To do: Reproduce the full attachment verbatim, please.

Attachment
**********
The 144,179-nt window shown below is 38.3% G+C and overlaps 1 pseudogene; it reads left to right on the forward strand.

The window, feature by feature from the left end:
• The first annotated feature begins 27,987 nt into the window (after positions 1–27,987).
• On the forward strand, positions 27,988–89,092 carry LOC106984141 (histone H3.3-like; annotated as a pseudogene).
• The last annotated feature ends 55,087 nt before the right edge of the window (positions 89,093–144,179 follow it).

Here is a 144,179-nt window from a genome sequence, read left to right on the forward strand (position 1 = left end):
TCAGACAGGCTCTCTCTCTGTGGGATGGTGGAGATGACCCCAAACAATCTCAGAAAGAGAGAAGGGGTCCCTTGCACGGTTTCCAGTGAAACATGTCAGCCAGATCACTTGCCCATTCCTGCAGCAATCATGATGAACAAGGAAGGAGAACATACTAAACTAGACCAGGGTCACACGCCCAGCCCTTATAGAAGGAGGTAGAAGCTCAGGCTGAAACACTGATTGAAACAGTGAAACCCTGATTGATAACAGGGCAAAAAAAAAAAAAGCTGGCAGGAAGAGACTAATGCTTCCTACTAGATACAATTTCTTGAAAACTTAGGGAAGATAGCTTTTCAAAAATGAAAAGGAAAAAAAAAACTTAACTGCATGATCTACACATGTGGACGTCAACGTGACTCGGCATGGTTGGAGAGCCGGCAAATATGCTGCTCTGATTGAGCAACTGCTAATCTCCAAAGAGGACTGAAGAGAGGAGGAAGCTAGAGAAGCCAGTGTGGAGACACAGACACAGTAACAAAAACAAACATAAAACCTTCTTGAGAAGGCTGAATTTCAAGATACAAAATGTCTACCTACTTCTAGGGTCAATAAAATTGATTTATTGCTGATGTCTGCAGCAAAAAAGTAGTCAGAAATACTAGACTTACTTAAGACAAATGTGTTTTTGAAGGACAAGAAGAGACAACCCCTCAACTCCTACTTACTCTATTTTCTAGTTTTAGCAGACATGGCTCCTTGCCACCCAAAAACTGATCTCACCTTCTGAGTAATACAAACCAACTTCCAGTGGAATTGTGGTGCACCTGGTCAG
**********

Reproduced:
The 144,179-nt window shown below is 38.3% G+C and overlaps 1 pseudogene; it reads left to right on the forward strand.

The window, feature by feature from the left end:
• The first annotated feature begins 27,987 nt into the window (after positions 1–27,987).
• On the forward strand, positions 27,988–89,092 carry LOC106984141 (histone H3.3-like; annotated as a pseudogene).
• The last annotated feature ends 55,087 nt before the right edge of the window (positions 89,093–144,179 follow it).

Here is a 144,179-nt window from a genome sequence, read left to right on the forward strand (position 1 = left end):
TCAGACAGGCTCTCTCTCTGTGGGATGGTGGAGATGACCCCAAACAATCTCAGAAAGAGAGAAGGGGTCCCTTGCACGGTTTCCAGTGAAACATGTCAGCCAGATCACTTGCCCATTCCTGCAGCAATCATGATGAACAAGGAAGGAGAACATACTAAACTAGACCAGGGTCACACGCCCAGCCCTTATAGAAGGAGGTAGAAGCTCAGGCTGAAACACTGATTGAAACAGTGAAACCCTGATTGATAACAGGGCAAAAAAAAAAAAAGCTGGCAGGAAGAGACTAATGCTTCCTACTAGATACAATTTCTTGAAAACTTAGGGAAGATAGCTTTTCAAAAATGAAAAGGAAAAAAAAAACTTAACTGCATGATCTACACATGTGGACGTCAACGTGACTCGGCATGGTTGGAGAGCCGGCAAATATGCTGCTCTGATTGAGCAACTGCTAATCTCCAAAGAGGACTGAAGAGAGGAGGAAGCTAGAGAAGCCAGTGTGGAGACACAGACACAGTAACAAAAACAAACATAAAACCTTCTTGAGAAGGCTGAATTTCAAGATACAAAATGTCTACCTACTTCTAGGGTCAATAAAATTGATTTATTGCTGATGTCTGCAGCAAAAAAGTAGTCAGAAATACTAGACTTACTTAAGACAAATGTGTTTTTGAAGGACAAGAAGAGACAACCCCTCAACTCCTACTTACTCTATTTTCTAGTTTTAGCAGACATGGCTCCTTGCCACCCAAAAACTGATCTCACCTTCTGAGTAATACAAACCAACTTCCAGTGGAATTGTGGTGCACCTGGTCAG